Yahoo Web Search

  1. About 38,500,000 search results
  1. The Serb members of parliament, consisting mainly of the Serb Democratic Party members, abandoned the central parliament in Sarajevo, and formed the Assembly of the Serb People of Bosnia and Herzegovina on 24 October 1991, which marked the end of the three-ethnic coalition that governed after the elections in 1990. This Assembly established the Serbian Republic of Bosnia and Herzegovina in part of the territory of Bosnia and Herzegovina on 9 January 1992.

    • +387
    • dd. mm. yyyy. (CE)
  2. en.wikipedia.org › wiki › BosniansBosnians - Wikipedia

    Bosnians are people identified with the country of Bosnia and Herzegovina or with the region of Bosnia. As a common demonym, the term Bosnians refers to all inhabitants/citizens of the country, regardless of any ethnic, cultural or religious affiliation. It can also be used as a designation for anyone who is descended from the region of Bosnia. Also, a Bosnian can be anyone who holds citizenship of the state of Bosnia and Herzegovina and thus is largely synonymous with the all-encompassing natio

    • 39,440
    • 30,000
    • 26,740
    • 31,000
  3. Indeed, “Serb” and “Croat” referred first to the people of two South Slav tribes and then mainly to the people of Serbia and Croatia until the 19th century, when nationalist movements in the Balkans encouraged Bosnians practicing Serbian Orthodoxy to be labeled as Serbs and Bosnians practicing Roman Catholicism to be labeled as Croats. The idea of a broader Serb or Croat “nation” was appealing to regional leaders who coveted Bosnia and Herzegovina’s territory.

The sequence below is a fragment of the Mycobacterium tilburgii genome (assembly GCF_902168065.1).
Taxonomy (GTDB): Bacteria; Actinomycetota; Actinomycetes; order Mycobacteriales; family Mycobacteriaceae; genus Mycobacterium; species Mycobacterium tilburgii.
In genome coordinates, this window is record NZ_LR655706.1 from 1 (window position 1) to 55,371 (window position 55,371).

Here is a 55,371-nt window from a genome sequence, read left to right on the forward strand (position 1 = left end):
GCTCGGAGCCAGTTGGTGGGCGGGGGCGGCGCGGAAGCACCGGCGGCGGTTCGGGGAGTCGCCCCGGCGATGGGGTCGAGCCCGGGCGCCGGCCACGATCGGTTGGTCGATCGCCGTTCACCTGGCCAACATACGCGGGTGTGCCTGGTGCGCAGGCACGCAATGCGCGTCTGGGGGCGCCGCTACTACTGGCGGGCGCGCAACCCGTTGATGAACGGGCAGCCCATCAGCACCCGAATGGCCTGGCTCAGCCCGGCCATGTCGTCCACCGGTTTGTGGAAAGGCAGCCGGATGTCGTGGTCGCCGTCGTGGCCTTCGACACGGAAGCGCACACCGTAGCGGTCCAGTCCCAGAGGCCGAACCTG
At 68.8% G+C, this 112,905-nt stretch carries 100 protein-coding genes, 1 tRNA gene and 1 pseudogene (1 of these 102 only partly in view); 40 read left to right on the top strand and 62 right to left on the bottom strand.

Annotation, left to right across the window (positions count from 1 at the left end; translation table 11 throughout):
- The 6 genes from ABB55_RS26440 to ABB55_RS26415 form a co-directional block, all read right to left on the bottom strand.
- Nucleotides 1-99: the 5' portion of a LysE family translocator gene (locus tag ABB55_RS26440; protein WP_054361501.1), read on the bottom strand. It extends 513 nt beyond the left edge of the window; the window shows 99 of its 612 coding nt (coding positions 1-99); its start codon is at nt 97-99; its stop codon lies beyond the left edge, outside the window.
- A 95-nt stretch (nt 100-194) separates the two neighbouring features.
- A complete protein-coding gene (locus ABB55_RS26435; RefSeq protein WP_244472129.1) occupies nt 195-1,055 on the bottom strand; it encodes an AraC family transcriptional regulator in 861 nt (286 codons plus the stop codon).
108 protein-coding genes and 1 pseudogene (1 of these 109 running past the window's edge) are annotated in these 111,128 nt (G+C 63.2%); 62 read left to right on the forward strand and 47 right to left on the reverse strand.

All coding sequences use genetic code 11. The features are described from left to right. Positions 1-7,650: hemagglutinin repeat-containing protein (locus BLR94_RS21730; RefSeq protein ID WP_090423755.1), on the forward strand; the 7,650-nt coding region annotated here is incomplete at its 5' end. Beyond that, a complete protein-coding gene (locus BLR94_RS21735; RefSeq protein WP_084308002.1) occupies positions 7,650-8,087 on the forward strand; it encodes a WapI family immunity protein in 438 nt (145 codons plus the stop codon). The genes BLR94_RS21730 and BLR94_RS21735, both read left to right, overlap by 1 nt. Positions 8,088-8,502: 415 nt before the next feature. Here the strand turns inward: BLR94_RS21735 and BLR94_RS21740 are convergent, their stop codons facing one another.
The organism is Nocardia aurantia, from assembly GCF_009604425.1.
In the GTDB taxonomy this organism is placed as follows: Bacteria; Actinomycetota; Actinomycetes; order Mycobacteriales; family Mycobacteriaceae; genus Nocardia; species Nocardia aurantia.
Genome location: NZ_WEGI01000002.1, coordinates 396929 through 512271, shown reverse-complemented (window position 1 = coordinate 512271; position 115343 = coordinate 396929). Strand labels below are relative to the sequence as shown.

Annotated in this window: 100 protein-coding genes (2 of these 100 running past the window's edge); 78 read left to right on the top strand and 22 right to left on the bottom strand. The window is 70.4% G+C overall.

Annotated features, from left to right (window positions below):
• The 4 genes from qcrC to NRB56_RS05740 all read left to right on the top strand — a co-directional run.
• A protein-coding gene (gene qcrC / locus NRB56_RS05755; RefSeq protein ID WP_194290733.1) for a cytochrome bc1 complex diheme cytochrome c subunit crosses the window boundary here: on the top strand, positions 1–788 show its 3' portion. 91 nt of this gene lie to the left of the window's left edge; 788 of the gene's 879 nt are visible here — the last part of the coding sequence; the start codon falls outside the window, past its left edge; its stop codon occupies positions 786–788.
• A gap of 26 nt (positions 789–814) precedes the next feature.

4. People also ask

    What is Bosnia famous for?

    What is the religion of Bosnia?

    How far is Bosnia from the US?

    How many deaths in Bosnia?

    • Overview
    • Prehistory and Roman Era
    • Middle Ages
    • Ottoman Era (1463–1878)
    • Occupation by Austria-Hungary (1878–1918)
    • Kingdom of Yugoslavia (1918–41)

    Bosnia and Herzegovina, sometimes referred to simply as Bosnia, is a country in Southeast Europe on the Balkan Peninsula. It has had permanent settlement since the Neolithic Age. By the early historical period it was inhabited by Illyrians and Celts. Christianity arrived in the 1st century, and by the 4th century the area became part of the Western Roman Empire. Germanic tribes invaded soon after, followed by Slavs in the 6th Century. In 1136, Béla II of Hungary invaded Bosnia and created...

    Bosnia has been inhabited since Neolithic times. In the late Bronze Age, the Neolithic population was replaced by more warlike Indo-European tribes known as the Illyrians. Celtic migrations in the 4th and 3rd century BCE displaced many Illyrian tribes from their former lands, but some Celtic and Illyrian tribes mixed. Concrete historical evidence for this period is scarce, but overall it appears that the region was populated by a number of different peoples speaking distinct languages. Christian